China has issue with the geographical scope of the agreement, particularly its nine-dash line, which it uses to demarcate its expansive territorial and jurisdictional claims in the South China Sea. None of the claimants in the 10-member bloc accept the legal basis of the nine-dash line because it violates their maritime rights enshrined in the UNCLOS. Their position is backed by the July 2016 ruling by the UN-backed arbitral tribunal, which ruled that the U-shaped line drawn by China is incompatible with UNCLOS. China has repeatedly repudiated the tribunal’s ruling and refused to abide by the judgment. While China is unlikely to drop its insistence to include the nine-dash line in the discussions on the geographical scope of the agreement, the claimant nations are also unlikely to accept China’s position. So, the deadlock shall continue.

The other issue relates to the inclusion of a list of prohibited activities, such as land reclamation, the militarisation of occupies atolls and harassing ships belonging to other claimants. Vietnam is keen on its inclusion but China is opposed because it is through actions such as these that it tries to enforce its claims. Storey from Yusof Ishak Institute, Singapore, observes that “if the CoC is to add value to the non-binding 2002 ASEAN-China Declaration on the Conduct of Parties (DoC) in the South China Sea, it needs to include a list of tension-generating activities the claimants should desist from”.

Legal Issue

There is yet another issue that could be more problematic as it relates to the legal status of the Code. To make it legally binding, the Code should include mechanisms to referee disputes between the claimants and impose penalty who violate it. Some ASEAN members may deem this approach too confrontational. Storey observes: “if the CoC has no legal force, a violator can act with impunity; if the Code is non-binding and voluntary, it will not be a step up from the DoC, which is the whole point of the CoC”.

China’s insistence that the littoral states cease cooperation with foreign energy companies in “disputed” waters is another stumbling block. For example, India’s overseas wing of the ONGC’s oil exploration activities in Vietnam’s EEZ on Vietnam’s invitation must cease operations on Chinese demand. Vietnam is unlikely to agree to this. There seems to be a hidden Chinese agenda to its proposal; by coercing other claimants it could cajole those countries to sign joint development agreements with Chinese companies. The claimant nations in Southeast Asia view this gambit as an egregious violation of their sovereign rights under UNCLOS. If China drops this provision, it would fundamentally undermine its own jurisdictional claims. Thus, it transpires that an agreement on the COC is unlikely to fructify anytime soon as the issues are too complex and negotiations could drag on for several years.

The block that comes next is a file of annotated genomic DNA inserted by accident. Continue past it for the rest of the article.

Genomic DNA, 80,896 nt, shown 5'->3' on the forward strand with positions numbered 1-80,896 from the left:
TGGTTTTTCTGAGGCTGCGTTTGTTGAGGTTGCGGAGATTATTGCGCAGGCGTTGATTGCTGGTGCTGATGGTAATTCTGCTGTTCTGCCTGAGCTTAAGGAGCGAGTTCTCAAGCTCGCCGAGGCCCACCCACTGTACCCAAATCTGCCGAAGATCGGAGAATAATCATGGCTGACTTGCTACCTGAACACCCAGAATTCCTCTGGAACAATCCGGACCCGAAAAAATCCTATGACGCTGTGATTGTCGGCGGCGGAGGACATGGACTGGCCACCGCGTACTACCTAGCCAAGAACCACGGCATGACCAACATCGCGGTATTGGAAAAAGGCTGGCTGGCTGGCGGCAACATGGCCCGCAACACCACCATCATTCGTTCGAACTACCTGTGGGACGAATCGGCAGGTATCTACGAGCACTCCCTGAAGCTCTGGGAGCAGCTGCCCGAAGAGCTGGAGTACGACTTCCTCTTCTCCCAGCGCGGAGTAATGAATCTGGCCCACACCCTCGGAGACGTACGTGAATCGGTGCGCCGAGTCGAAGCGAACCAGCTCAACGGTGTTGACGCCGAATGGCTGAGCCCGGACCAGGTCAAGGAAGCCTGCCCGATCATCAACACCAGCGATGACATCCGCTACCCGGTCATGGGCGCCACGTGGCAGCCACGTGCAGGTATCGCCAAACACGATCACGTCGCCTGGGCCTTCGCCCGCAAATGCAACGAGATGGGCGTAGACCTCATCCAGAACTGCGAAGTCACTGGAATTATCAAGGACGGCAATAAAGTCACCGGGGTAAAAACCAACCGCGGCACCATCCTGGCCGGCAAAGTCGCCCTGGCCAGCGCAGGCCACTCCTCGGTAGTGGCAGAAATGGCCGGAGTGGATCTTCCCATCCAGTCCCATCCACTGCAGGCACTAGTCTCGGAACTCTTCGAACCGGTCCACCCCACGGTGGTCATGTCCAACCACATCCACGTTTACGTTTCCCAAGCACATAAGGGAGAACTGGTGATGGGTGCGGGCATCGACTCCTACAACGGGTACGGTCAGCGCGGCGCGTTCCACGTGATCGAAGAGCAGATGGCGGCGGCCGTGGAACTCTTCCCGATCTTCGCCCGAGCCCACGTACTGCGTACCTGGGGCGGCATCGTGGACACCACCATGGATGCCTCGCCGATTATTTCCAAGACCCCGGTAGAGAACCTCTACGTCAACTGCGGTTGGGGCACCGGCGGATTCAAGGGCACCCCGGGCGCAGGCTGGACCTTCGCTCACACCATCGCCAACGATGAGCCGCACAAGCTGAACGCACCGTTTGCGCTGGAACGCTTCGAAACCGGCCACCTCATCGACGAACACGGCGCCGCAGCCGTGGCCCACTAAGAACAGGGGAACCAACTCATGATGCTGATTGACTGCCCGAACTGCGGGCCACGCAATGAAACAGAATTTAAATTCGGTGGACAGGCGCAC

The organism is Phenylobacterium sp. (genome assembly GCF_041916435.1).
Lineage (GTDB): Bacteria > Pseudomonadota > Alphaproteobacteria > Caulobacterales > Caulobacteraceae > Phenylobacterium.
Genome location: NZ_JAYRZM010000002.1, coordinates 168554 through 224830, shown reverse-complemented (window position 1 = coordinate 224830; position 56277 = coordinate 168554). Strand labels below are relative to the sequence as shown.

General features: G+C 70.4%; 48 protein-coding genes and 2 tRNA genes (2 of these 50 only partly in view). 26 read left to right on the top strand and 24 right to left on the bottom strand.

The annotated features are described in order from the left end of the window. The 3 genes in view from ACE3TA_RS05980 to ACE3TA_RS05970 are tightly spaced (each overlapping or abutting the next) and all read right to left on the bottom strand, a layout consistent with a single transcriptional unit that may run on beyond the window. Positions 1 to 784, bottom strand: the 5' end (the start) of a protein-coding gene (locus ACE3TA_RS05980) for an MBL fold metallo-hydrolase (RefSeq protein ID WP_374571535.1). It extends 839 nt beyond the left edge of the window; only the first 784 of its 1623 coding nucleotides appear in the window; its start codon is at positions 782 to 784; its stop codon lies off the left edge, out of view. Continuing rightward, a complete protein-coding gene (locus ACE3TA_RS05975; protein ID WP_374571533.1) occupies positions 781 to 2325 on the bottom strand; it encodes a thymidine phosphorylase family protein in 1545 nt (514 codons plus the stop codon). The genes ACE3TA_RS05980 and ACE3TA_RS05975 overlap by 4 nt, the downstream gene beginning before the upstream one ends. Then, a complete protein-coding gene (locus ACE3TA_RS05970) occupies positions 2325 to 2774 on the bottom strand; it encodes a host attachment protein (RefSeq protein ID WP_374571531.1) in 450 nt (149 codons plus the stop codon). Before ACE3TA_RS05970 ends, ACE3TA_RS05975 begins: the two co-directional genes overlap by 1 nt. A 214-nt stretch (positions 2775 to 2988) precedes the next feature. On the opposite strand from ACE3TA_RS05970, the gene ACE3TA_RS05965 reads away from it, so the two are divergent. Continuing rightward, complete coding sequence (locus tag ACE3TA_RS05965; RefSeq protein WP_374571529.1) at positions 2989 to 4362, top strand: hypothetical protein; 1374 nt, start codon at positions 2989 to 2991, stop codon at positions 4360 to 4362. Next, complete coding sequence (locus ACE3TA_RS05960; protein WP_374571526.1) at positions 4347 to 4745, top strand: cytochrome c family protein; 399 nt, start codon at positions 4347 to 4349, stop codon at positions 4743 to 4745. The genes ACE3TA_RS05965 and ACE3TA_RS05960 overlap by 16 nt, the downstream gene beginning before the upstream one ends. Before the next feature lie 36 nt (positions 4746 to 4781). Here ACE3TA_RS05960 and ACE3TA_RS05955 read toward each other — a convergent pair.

References

[1] Jojo Riñoza, “China, ASEAN Unlikely to Achieve Code of Conduct in 2024: Experts”, 7 February 2024, https://www.benarnews.org/english/news/philippine/code-conduct-02072024132109.html
[2] “China discovers oil field of proven reserve of 102 million tons in South China Sea: CNOOC”, The Global Times, 8 March 2024, https://www.globaltimes.cn/page/202403/1308471.shtml
[3] For a background of this ugly developments, see Rajaram Panda, “China-Philippines Spat Over South China Sea: Implications for the Region”, Journal of Indian Ocean Studies, vol. 31, no. 3, September-December 2023, pp. 155-165.
[4] For the Chinese perspective on Philippines’ position, see Ding Duo and Zhang Hui, “Ren'ai Reef: DOC's value and the Philippines' delusion”, The China Daily, 4 February 2024, https://www.chinadaily.com.cn/a/202402/04/WS65bf4d30a3104efcbdae996c.html
[5] “Philippine President concludes State visit to Vietnam”, 31 January 2024 https://en.vietnamplus.vn/philippine-president-concludes-state-visit-to-vietnam/277038.vnp
[6] Ian Storey, “The Code of Conduct for the South China Sea: Movement in lieu of Progress”, 20 JULY 2023, https://fulcrum.sg/the-code-of-conduct-for-the-south-china-sea-movement-in-lieu-of-progress/

(The paper is the author’s individual scholastic articulation. The author certifies that the article/paper is original in content, unpublished and it has not been submitted for publication/web upload elsewhere, and that the facts and figures quoted are duly referenced, as needed, and are believed to be correct). (The paper does not necessarily represent the organisational stance... More >>